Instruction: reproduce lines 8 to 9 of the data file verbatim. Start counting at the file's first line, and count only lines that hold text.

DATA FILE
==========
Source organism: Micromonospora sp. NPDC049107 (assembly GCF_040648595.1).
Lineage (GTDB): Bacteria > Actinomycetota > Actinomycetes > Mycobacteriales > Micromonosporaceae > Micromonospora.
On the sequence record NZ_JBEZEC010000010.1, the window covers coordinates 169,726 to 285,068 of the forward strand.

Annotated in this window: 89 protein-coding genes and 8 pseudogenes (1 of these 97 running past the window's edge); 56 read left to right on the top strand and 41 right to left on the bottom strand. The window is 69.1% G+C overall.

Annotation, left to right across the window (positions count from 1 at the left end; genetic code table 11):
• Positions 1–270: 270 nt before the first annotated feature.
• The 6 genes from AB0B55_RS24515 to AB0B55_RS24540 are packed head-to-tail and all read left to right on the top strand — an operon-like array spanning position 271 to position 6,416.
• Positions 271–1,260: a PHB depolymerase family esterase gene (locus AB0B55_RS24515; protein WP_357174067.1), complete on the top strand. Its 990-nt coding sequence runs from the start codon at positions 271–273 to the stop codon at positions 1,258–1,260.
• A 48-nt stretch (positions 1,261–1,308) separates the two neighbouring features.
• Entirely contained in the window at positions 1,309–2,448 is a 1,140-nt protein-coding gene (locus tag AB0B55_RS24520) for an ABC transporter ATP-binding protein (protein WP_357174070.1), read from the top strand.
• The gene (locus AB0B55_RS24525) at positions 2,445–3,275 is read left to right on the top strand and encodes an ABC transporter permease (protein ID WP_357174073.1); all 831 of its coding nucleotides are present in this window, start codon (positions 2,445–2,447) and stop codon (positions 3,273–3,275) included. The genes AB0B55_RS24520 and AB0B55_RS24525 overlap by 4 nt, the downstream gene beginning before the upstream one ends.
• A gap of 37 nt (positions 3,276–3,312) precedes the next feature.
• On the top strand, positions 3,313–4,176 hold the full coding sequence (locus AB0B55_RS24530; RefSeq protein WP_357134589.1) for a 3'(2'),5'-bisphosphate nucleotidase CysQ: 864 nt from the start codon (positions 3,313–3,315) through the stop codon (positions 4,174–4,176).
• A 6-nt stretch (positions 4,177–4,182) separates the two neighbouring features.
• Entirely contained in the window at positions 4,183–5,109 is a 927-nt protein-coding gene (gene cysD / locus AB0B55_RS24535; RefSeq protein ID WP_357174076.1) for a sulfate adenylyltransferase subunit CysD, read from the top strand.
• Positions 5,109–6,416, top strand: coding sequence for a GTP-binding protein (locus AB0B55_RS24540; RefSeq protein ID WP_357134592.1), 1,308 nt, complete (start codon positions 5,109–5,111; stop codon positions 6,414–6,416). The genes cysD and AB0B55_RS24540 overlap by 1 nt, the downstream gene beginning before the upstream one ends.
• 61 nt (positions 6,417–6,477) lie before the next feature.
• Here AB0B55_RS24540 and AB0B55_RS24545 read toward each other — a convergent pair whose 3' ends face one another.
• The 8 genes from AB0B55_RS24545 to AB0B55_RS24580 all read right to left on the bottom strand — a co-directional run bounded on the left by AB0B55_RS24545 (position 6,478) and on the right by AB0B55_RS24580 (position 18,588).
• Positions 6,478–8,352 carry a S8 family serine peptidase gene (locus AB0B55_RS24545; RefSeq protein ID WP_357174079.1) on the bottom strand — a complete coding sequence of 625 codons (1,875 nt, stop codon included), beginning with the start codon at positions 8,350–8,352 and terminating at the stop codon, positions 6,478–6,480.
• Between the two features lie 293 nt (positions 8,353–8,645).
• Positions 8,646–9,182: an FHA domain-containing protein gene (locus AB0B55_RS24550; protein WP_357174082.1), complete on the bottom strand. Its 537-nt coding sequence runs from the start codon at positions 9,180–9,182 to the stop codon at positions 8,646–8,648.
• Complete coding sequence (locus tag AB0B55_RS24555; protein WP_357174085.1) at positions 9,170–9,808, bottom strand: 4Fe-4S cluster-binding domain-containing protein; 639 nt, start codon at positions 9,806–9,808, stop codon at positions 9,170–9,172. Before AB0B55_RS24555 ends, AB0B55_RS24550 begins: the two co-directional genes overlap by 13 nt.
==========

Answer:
• Positions 271–1,260: a PHB depolymerase family esterase gene (locus AB0B55_RS24515; protein WP_357174067.1), complete on the top strand. Its 990-nt coding sequence runs from the start codon at positions 271–273 to the stop codon at positions 1,258–1,260.
• A 48-nt stretch (positions 1,261–1,308) separates the two neighbouring features.